As a related matter- in order to obtain an Export C of A- the aircraft must undergo an inspection that is more extensive (and hence more expensive) than a typical pre-purchase inspection. Of course- a more extensive inspection typically results in a more extensive list of discrepancies and larger bill for repair and remediation costs. Consequently- sellers who agree to provide an Export C of A should expect to pay higher repair and remediation costs than they would pay in connection with a sale to a U.S. buyer. Therefore- the agreement to provide an Export C of A is not only an issue of risk related to the occurrence of a closing- but should also be considered an out-of-pocket expense item.

Additionally- the importing country may require the installation of certain additional equipment on the aircraft- and other costly matters associated with obtaining a new C of A and re-registration of the aircraft in the foreign country. There may be further delays and costs associated with obtaining a new C of A and re-registration of the aircraft in the foreign country. Again- the parties will be at odds as to whether such work should occur prior to the closing- or occur subsequent to the closing.

As a further related matter- many foreign buyers will request that the aircraft be delivered outside of the United States. Once again- this is a risk assessment issue- whereby the U.S. seller takes on significant monetary risk and logistical complications by agreeing to deliver an aircraft outside the United States.

Currency Matters
On a purely business matter- it is customary for aircraft transactions to be priced in U.S. Dollars. When a seller accepts a purchase price denominated in U.S. Dollars from a buyer who usually holds his or her funds in another currency- and there is a reasonable lag time between the agreement on price and the closing- currency fluctuations can move either in favor or against either party. For some time- we have seen a continued decline in the U.S. Dollar against the Euro and other foreign currencies. However- exchange rates can fluctuate (we hope!) in favor of the U.S. Dollar.

If- during the period between the acceptance of a purchase offer for an aircraft and the closing of the transaction- the value of the U.S. Dollar rises as compared to the currency in which the buyer’s funds are commonly held- the cost of a transaction to the foreign buyer will increase- and may become such that the buyer chooses to default and forfeit his or her deposit- rather than follow through on a transaction that is more costly than initially anticipated. The risk of an intentional default due to currency fluctuations can be minimized by increasing deposit amounts. In fact- foreign buyers are accustomed to placing deposits up to ten percent in escrow- whereas it is standard in U.S. transactions for deposits to range from three to five percent.

Choice of Law Provision
As a legal matter- it is always necessary to negotiate a choice of law provision in the event the parties have a dispute prior to- or subsequent to- the closing. It is rare that a foreign buyer would agree to use U.S. law- but to the extent that a foreign buyer can be persuaded to use U.S. law- the buyer is generally going to be unwilling to use the law of a state other than California or New York. Further- foreign buyers are not generally willing to submit to litigation in the courts of the United States and will generally prefer to use an international forum.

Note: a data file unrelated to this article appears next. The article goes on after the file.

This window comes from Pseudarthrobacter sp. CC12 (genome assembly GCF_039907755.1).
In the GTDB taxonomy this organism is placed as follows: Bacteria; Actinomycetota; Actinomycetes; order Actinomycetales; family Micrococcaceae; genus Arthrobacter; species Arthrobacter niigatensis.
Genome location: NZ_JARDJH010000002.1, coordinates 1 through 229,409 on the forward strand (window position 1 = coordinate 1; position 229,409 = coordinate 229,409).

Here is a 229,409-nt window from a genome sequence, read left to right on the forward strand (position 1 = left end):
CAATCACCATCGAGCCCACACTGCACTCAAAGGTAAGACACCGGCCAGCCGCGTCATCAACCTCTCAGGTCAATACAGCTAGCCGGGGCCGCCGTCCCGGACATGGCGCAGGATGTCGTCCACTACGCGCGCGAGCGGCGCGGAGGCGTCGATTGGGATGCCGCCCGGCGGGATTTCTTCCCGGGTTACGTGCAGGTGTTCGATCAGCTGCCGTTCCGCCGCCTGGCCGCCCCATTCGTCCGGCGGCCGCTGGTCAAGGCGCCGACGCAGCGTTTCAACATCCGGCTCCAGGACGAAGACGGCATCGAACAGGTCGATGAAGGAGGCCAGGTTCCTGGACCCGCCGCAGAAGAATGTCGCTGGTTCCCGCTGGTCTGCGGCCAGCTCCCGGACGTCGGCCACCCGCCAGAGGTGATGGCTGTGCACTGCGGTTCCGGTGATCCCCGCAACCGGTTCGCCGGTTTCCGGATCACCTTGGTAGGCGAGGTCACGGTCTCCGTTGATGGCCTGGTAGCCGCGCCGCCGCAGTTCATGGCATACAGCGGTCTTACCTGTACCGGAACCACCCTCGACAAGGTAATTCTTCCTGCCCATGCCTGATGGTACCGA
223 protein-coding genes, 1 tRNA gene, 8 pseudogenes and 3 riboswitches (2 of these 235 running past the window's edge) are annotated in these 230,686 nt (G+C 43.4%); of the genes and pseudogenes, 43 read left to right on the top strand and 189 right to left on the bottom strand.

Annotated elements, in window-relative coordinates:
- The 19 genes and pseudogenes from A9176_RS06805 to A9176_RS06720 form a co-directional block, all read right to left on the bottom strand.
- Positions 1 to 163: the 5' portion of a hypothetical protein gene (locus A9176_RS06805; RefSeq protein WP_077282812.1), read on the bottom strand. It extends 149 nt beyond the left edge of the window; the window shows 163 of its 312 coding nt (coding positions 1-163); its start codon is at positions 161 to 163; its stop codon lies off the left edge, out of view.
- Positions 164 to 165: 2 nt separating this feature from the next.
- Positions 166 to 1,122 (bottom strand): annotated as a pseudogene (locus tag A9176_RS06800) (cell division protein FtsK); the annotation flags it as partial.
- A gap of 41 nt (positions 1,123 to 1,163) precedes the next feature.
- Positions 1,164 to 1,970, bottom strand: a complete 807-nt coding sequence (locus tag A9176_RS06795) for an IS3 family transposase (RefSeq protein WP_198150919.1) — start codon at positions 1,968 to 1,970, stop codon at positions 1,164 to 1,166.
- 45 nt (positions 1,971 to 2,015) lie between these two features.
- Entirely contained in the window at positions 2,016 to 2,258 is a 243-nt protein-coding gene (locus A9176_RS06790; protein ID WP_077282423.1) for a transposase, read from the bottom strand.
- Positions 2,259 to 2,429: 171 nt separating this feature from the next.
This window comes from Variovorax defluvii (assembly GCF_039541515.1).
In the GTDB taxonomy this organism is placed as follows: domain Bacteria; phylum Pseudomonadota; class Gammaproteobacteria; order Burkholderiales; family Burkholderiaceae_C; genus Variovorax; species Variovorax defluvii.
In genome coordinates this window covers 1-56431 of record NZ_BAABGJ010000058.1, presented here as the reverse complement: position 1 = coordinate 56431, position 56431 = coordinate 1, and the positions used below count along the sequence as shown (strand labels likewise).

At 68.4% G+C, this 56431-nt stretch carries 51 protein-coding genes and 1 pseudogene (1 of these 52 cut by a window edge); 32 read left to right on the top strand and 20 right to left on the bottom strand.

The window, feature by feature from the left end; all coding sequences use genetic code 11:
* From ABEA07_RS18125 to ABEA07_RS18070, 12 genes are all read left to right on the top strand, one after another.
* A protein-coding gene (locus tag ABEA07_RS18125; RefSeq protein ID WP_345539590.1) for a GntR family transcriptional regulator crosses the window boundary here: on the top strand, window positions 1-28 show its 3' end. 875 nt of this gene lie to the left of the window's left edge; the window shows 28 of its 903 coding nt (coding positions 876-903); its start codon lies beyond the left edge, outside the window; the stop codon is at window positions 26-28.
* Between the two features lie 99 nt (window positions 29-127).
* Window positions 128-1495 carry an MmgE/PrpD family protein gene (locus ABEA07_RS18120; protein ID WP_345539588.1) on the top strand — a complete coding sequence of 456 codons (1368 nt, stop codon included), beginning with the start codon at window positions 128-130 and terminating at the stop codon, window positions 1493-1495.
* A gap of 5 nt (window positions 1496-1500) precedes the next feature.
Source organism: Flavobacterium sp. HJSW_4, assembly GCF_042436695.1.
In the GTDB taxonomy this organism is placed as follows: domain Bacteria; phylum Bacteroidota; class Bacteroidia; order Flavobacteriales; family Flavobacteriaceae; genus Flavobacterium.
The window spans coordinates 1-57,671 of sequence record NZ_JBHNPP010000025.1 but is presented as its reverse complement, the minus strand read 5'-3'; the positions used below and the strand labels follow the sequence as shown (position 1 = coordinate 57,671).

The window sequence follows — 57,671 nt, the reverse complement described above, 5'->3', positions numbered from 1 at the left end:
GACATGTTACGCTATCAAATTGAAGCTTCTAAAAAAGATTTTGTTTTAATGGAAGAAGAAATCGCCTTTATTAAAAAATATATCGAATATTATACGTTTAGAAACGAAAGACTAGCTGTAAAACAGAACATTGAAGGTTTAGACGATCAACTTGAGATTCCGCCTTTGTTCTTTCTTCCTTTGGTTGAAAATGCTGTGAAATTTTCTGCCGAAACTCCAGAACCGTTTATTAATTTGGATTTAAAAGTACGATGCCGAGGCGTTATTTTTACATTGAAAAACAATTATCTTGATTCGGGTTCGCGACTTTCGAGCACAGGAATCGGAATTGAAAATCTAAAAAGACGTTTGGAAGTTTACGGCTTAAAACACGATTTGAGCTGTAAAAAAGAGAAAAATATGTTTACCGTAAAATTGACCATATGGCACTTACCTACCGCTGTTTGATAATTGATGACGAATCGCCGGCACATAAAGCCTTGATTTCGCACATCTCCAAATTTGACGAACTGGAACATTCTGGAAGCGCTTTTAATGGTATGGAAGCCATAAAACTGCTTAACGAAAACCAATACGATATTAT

In order to participate in transactions with foreign buyers- U.S. lawyers- brokers and consultants must become familiar with- and anticipate- the commercial terms- that a foreign buyer may demand- and address these issues with the aircraft owner at an early stage in the process- rather than after significant effort has been expended in working on the transaction. Creativity to bridge the gap between a buyer’s and seller’s expectations is paramount in order to ensure that the transaction closes. A renewed assessment of acceptable risks outside the norm is needed in order for these deals to close. The lawyers at GKG Law are prepared to assist in these matters.

As the worldwide market matures- we will also begin to see an escalation of used aircraft being imported into the U.S. Our next article will focus on unique issues associated with used aircraft import transactions.

Keith G. Swirsky is a tax specialist concentrating in the areas of corporate aircraft transactions and aviation taxation. The firms business aircraft practice group- chaired by Mr. Swirsky- provides full-service tax and regulatory planning and counseling services to corporate aircraft owners- operators and managers. The group’s services include Section 1031 tax-free exchanges- federal tax and regulatory planning- state sales and use tax planning- and negotiation and preparation of all manner of transactional documents commonly used in the business aviation industry- including aircraft purchase agreement- leases- joint-ownership and joint-use agreements- management and charter agreements- and fractional program documents.

Mr. Swirsky can be reached at the firm’s Washington- DC office- 1054 31st Street- NW- Suite 200- Washington- DC 20007- Telephone: (202) -342-5251- Facsimile: (202)-965-5725- E-mail: kswirsky@gkglaw.com